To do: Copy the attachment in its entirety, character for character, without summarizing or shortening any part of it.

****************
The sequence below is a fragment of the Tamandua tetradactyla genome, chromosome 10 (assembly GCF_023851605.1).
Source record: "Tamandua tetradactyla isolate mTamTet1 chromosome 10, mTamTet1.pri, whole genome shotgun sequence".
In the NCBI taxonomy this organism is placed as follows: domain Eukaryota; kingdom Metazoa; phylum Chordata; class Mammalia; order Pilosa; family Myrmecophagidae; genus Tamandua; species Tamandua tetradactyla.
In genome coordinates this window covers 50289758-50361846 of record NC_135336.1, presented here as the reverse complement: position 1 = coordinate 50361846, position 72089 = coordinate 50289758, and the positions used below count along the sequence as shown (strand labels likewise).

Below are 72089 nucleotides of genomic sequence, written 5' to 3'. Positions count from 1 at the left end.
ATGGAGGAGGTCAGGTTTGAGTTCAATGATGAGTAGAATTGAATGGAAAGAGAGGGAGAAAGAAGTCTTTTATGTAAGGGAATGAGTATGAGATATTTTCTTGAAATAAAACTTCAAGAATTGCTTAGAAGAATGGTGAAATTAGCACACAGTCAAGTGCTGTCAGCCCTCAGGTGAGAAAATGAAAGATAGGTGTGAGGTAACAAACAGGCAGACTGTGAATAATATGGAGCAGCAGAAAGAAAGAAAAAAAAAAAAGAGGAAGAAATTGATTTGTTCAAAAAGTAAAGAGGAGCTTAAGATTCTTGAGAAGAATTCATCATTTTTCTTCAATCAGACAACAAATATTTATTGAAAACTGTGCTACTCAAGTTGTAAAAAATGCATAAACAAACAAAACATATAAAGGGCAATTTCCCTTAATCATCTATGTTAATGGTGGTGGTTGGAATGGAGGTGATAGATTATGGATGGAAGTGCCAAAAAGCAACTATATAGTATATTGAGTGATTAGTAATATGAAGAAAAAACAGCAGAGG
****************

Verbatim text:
The sequence below is a fragment of the Tamandua tetradactyla genome, chromosome 10 (assembly GCF_023851605.1).
Source record: "Tamandua tetradactyla isolate mTamTet1 chromosome 10, mTamTet1.pri, whole genome shotgun sequence".
In the NCBI taxonomy this organism is placed as follows: domain Eukaryota; kingdom Metazoa; phylum Chordata; class Mammalia; order Pilosa; family Myrmecophagidae; genus Tamandua; species Tamandua tetradactyla.
In genome coordinates this window covers 50289758-50361846 of record NC_135336.1, presented here as the reverse complement: position 1 = coordinate 50361846, position 72089 = coordinate 50289758, and the positions used below count along the sequence as shown (strand labels likewise).

Below are 72089 nucleotides of genomic sequence, written 5' to 3'. Positions count from 1 at the left end.
ATGGAGGAGGTCAGGTTTGAGTTCAATGATGAGTAGAATTGAATGGAAAGAGAGGGAGAAAGAAGTCTTTTATGTAAGGGAATGAGTATGAGATATTTTCTTGAAATAAAACTTCAAGAATTGCTTAGAAGAATGGTGAAATTAGCACACAGTCAAGTGCTGTCAGCCCTCAGGTGAGAAAATGAAAGATAGGTGTGAGGTAACAAACAGGCAGACTGTGAATAATATGGAGCAGCAGAAAGAAAGAAAAAAAAAAAAGAGGAAGAAATTGATTTGTTCAAAAAGTAAAGAGGAGCTTAAGATTCTTGAGAAGAATTCATCATTTTTCTTCAATCAGACAACAAATATTTATTGAAAACTGTGCTACTCAAGTTGTAAAAAATGCATAAACAAACAAAACATATAAAGGGCAATTTCCCTTAATCATCTATGTTAATGGTGGTGGTTGGAATGGAGGTGATAGATTATGGATGGAAGTGCCAAAAAGCAACTATATAGTATATTGAGTGATTAGTAATATGAAGAAAAAACAGCAGAGG